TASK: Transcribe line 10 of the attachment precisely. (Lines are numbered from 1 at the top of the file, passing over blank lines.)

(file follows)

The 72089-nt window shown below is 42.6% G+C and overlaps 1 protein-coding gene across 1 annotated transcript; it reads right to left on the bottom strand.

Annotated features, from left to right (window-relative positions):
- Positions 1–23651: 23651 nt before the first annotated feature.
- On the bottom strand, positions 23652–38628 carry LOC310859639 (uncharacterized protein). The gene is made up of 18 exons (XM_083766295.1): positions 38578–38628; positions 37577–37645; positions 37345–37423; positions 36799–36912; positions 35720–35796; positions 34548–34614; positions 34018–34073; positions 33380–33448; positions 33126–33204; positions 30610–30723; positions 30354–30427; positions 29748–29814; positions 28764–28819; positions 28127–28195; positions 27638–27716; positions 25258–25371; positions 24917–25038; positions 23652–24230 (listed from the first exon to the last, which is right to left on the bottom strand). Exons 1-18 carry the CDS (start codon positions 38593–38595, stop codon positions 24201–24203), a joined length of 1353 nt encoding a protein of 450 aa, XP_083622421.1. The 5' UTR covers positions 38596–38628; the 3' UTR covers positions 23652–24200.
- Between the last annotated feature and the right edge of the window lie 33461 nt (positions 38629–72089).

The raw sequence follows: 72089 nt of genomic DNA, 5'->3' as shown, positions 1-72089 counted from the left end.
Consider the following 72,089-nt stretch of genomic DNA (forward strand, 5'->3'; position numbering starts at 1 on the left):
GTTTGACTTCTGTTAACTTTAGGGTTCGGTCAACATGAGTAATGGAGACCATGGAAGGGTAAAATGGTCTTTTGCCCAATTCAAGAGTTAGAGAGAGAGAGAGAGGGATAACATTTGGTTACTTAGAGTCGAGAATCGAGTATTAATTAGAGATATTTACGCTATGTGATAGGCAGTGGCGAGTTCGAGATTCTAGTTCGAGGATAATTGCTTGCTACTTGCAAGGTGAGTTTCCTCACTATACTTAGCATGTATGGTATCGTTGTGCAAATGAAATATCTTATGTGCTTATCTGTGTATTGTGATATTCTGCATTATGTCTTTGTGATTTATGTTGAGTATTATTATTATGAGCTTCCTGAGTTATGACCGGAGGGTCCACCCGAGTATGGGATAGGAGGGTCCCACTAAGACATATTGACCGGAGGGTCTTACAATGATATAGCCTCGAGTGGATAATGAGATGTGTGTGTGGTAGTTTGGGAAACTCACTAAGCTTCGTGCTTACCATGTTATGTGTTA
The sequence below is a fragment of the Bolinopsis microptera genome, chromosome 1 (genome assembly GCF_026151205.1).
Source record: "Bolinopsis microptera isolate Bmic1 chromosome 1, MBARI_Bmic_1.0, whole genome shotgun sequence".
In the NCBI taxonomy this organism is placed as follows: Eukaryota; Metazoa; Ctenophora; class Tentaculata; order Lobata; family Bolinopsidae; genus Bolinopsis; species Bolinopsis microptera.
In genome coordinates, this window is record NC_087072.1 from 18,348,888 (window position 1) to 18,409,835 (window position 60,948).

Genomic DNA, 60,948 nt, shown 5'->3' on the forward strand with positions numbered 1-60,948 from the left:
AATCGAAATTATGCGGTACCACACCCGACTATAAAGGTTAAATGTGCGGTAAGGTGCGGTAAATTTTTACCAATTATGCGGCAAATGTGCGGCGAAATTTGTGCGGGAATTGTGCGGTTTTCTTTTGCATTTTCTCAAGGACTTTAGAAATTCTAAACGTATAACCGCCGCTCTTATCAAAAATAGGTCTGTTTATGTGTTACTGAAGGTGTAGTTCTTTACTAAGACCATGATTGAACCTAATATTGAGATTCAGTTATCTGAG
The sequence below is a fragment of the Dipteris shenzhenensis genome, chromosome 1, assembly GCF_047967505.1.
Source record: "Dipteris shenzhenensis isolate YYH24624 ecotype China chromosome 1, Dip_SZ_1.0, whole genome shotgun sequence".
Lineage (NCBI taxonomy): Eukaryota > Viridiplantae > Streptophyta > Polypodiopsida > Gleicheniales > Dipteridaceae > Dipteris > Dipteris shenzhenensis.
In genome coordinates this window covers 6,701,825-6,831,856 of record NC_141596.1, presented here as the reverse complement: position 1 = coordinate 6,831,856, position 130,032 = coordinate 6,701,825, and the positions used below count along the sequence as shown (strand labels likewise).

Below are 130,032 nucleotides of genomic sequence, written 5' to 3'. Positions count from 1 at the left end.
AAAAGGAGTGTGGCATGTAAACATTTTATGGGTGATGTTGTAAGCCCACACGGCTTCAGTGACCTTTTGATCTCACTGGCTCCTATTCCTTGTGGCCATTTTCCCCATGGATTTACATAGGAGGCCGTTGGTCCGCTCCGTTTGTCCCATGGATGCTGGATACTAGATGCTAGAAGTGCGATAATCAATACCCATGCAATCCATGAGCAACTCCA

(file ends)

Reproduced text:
Source record: "Bolinopsis microptera isolate Bmic1 chromosome 1, MBARI_Bmic_1.0, whole genome shotgun sequence".